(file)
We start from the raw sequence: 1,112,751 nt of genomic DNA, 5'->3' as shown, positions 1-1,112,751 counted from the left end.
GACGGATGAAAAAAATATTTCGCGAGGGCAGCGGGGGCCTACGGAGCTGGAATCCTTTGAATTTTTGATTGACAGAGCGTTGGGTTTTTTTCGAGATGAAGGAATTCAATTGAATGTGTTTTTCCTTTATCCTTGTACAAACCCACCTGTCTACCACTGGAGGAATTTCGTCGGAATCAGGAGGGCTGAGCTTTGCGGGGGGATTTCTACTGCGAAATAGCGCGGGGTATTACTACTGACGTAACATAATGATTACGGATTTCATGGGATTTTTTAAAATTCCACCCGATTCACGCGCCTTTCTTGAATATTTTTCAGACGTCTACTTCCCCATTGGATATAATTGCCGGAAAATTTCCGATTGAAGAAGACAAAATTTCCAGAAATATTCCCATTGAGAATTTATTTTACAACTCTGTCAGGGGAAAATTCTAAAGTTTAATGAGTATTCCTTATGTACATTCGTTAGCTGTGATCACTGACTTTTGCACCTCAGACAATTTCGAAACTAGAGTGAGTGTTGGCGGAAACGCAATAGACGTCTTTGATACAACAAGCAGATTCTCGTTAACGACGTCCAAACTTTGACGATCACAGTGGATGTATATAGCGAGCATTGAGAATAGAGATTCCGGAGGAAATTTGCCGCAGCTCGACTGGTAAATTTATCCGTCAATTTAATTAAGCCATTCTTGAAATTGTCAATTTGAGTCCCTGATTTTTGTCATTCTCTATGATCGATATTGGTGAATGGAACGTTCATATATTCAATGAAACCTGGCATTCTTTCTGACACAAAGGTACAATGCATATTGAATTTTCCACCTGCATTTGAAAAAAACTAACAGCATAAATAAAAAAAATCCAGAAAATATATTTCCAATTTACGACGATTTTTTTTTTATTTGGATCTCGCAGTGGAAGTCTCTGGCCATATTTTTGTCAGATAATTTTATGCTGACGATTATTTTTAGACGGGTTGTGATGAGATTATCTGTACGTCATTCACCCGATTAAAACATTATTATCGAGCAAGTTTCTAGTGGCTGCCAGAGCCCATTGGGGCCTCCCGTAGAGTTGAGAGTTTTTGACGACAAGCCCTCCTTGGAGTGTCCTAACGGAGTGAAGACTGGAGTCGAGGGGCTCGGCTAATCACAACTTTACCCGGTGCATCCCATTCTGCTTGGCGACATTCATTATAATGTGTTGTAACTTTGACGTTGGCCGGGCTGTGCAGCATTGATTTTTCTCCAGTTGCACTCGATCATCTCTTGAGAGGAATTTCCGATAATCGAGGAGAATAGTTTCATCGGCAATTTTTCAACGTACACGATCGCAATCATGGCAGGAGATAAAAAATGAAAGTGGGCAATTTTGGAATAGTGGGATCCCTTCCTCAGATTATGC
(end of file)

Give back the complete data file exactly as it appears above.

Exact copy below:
We start from the raw sequence: 1,112,751 nt of genomic DNA, 5'->3' as shown, positions 1-1,112,751 counted from the left end.
GACGGATGAAAAAAATATTTCGCGAGGGCAGCGGGGGCCTACGGAGCTGGAATCCTTTGAATTTTTGATTGACAGAGCGTTGGGTTTTTTTCGAGATGAAGGAATTCAATTGAATGTGTTTTTCCTTTATCCTTGTACAAACCCACCTGTCTACCACTGGAGGAATTTCGTCGGAATCAGGAGGGCTGAGCTTTGCGGGGGGATTTCTACTGCGAAATAGCGCGGGGTATTACTACTGACGTAACATAATGATTACGGATTTCATGGGATTTTTTAAAATTCCACCCGATTCACGCGCCTTTCTTGAATATTTTTCAGACGTCTACTTCCCCATTGGATATAATTGCCGGAAAATTTCCGATTGAAGAAGACAAAATTTCCAGAAATATTCCCATTGAGAATTTATTTTACAACTCTGTCAGGGGAAAATTCTAAAGTTTAATGAGTATTCCTTATGTACATTCGTTAGCTGTGATCACTGACTTTTGCACCTCAGACAATTTCGAAACTAGAGTGAGTGTTGGCGGAAACGCAATAGACGTCTTTGATACAACAAGCAGATTCTCGTTAACGACGTCCAAACTTTGACGATCACAGTGGATGTATATAGCGAGCATTGAGAATAGAGATTCCGGAGGAAATTTGCCGCAGCTCGACTGGTAAATTTATCCGTCAATTTAATTAAGCCATTCTTGAAATTGTCAATTTGAGTCCCTGATTTTTGTCATTCTCTATGATCGATATTGGTGAATGGAACGTTCATATATTCAATGAAACCTGGCATTCTTTCTGACACAAAGGTACAATGCATATTGAATTTTCCACCTGCATTTGAAAAAAACTAACAGCATAAATAAAAAAAATCCAGAAAATATATTTCCAATTTACGACGATTTTTTTTTTATTTGGATCTCGCAGTGGAAGTCTCTGGCCATATTTTTGTCAGATAATTTTATGCTGACGATTATTTTTAGACGGGTTGTGATGAGATTATCTGTACGTCATTCACCCGATTAAAACATTATTATCGAGCAAGTTTCTAGTGGCTGCCAGAGCCCATTGGGGCCTCCCGTAGAGTTGAGAGTTTTTGACGACAAGCCCTCCTTGGAGTGTCCTAACGGAGTGAAGACTGGAGTCGAGGGGCTCGGCTAATCACAACTTTACCCGGTGCATCCCATTCTGCTTGGCGACATTCATTATAATGTGTTGTAACTTTGACGTTGGCCGGGCTGTGCAGCATTGATTTTTCTCCAGTTGCACTCGATCATCTCTTGAGAGGAATTTCCGATAATCGAGGAGAATAGTTTCATCGGCAATTTTTCAACGTACACGATCGCAATCATGGCAGGAGATAAAAAATGAAAGTGGGCAATTTTGGAATAGTGGGATCCCTTCCTCAGATTATGC